July 16, 2012
Prize fighting was part of my growing up.
My parents associated with some people who were connected to the boxing game: a promoter, a ring announcer, a cut man. At times, Mom and Dad would attend fights; I remember Mom coming home after one of those occasions with flecks of blood on her pink suit. Apparently they were at ringside.
In those days, the 1950s, we could watch fights on broadcast television, and we saw Carmine Basilio, Ezzard Charles, Jersey Joe Walcott, Sugar Ray Robinson, and Archie Moore.
Then, as now, I was a little schizophrenic when it came to boxing. I liked watching fighters like the ones I named, but I didn’t approve of boxing and thought it should be banned. I thought, and think now, that an enterprise in which the object is to knock your opponent senseless has no place in a civilized society.
Boxing was, in fact, illegal in most of the United States in the period discussed in William Gildea’s book, The Longest Fight. Where it was legal, one of the most prominent practitioners of “the sweet science” was Joe Gans, Gildea’s subject, the lightweight champion of the world and the first African-American to hold a world boxing title.
Gans held the lightweight title from 1902 to 1908 and he won the welterweight title as well in 1906. A native of Baltimore, he was strikingly handsome, well spoken, witty, courteous, and charming. Those qualities plus his nearly matchless skill in the ring attracted a large following, including white folks in numbers that were unusual for a black athlete in the days when Jim Crow was in such full vigor that racial epithets and garish cartoon figures of black Americans were commonplace in daily newspapers.
Gildea recounts that Gans put up with plenty of abuse during his career, but he had learned the wisdom of restraint, and he practiced it in and out of the ring. When a white opponent spat in Gans’s face while the referee was going through the ritual of instructions, Gans bided his time until the fight began. His demeanor in everyday life was disarming, and he won over many people who otherwise would have included him in their overall prejudices about black people.
Gildea reports that people such as promoters and managers took advantage of Gans, because they knew a black athlete had no recourse and often was risking his life just by climbing into the ring with a white boxer.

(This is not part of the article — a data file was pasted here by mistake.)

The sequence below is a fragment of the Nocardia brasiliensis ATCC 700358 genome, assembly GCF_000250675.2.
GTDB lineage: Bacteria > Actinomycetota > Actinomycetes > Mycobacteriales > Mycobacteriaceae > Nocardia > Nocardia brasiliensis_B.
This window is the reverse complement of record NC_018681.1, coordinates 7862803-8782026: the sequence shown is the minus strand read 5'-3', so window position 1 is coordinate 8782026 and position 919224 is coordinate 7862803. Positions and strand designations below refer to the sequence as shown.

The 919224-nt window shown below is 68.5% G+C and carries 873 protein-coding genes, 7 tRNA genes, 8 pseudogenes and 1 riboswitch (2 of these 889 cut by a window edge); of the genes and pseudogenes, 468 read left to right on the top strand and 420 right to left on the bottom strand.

In what was arguably the biggest fight of Gans’s career — the “long fight” referred to in the title of this book — the manager of Oscar “Battling” Nelson insisted that Gans submit to three weigh-ins on the day of the contest, and under unheard of conditions. Gans just stood for it. No one, he knew, wins at the weigh-in.
That fight took place in September 1906 under a broiling sun in the Nevada desert town of Goldfield. Gans defended his lightweight title against Nelson, whom Jack London called “the abysmal brute” for both his free-swinging style and his penchant for dirty tactics like groin punches and head-butting. Nelson was also an unapologetic racist who made no bones about his revulsion for Gans and black people in general. It was a fight to the finish, and the finish didn’t come until the referee disqualified Nelson for a low blow in the 42nd round, after two hours and 48 minutes of combat.
By that time, Gans had beat the tar out of Nelson whose face, Gildea writes, was almost unrecognizable, but if Nelson had one positive attribute it was that he could take punishment, so he was still standing when the referee made Gans the winner.
Gildea describes the “fight to a finish” in episodes running through the book, interrupting the account from time to time to relate other aspects of Gans’s career and private life, including the two dives he acknowledged, his warm relationship with his mother, his romantic ties, his establishment of a Baltimore hotel and saloon that was a drawing card for a stylish crowd, both black and white, and his early death.
Gildea, whose carefully crafted narrative makes this book especially enticing, clearly explains the quality that made Gans a perennial winner. He blocked his opponents’ punches, moved as little as possible, threw a punch only when he saw an opening. And when he did punch, the blow was short and direct — in fact, Gildea writes, Gans introduced the technique of reaching out to touch his opponent and freezing the distance in his mind.
Gans is largely forgotten today, but as Gildea demonstrates, he was an important figure in the history of boxing and, more significantly, in the history of black citizens in the United States. Like the black men and women who were the first to venture into other fields, Gans took a barrage of slings and arrows for the team, and he did it with style.